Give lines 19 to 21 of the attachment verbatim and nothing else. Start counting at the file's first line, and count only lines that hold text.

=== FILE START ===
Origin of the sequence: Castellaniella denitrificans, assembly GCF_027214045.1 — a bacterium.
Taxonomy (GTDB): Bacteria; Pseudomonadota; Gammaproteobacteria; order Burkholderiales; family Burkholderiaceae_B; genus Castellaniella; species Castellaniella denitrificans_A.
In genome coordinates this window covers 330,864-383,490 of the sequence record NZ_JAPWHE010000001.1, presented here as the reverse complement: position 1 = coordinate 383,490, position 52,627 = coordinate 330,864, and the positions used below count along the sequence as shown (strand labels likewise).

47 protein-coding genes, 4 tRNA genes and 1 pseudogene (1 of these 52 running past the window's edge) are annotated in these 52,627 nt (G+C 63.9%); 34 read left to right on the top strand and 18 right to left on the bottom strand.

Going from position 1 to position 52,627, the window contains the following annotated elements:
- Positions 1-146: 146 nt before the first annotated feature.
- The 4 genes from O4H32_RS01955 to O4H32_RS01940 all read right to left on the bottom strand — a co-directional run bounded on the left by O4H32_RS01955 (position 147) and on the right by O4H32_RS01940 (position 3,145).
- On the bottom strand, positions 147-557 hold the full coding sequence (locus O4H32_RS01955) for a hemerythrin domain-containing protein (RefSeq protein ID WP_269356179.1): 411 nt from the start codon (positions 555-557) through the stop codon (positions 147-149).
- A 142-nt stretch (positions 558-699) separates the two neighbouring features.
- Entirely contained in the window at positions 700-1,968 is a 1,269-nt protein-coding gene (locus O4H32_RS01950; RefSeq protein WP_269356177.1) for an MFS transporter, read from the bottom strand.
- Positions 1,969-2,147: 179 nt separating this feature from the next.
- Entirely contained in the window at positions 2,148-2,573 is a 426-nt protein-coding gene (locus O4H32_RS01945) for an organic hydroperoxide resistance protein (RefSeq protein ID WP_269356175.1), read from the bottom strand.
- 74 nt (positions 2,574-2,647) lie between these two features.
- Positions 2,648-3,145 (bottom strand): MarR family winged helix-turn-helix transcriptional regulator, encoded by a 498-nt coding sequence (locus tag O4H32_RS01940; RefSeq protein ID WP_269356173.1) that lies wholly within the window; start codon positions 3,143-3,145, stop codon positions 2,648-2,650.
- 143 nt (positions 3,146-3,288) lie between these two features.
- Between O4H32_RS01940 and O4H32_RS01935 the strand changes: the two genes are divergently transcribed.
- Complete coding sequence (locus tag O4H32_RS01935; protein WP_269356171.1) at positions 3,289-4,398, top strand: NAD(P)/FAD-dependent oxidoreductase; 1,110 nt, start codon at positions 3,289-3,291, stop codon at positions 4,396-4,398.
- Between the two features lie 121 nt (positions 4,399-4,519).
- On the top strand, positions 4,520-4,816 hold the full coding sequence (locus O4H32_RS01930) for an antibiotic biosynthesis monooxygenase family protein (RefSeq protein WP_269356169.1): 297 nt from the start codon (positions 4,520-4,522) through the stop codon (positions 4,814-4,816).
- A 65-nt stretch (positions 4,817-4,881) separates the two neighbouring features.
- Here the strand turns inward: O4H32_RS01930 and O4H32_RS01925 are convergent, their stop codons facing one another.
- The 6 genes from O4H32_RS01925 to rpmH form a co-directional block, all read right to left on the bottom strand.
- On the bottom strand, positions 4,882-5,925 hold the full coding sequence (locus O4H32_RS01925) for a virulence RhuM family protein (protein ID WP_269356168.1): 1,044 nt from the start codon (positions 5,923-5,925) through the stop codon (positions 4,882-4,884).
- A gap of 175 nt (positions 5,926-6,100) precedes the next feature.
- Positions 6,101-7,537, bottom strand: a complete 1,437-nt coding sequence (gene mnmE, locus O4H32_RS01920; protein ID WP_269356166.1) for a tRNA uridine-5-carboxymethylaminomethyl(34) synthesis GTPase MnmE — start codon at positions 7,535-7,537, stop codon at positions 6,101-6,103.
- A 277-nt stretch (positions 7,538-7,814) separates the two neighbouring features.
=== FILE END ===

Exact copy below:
- On the top strand, positions 4,520-4,816 hold the full coding sequence (locus O4H32_RS01930) for an antibiotic biosynthesis monooxygenase family protein (RefSeq protein WP_269356169.1): 297 nt from the start codon (positions 4,520-4,522) through the stop codon (positions 4,814-4,816).
- A 65-nt stretch (positions 4,817-4,881) separates the two neighbouring features.
- Here the strand turns inward: O4H32_RS01930 and O4H32_RS01925 are convergent, their stop codons facing one another.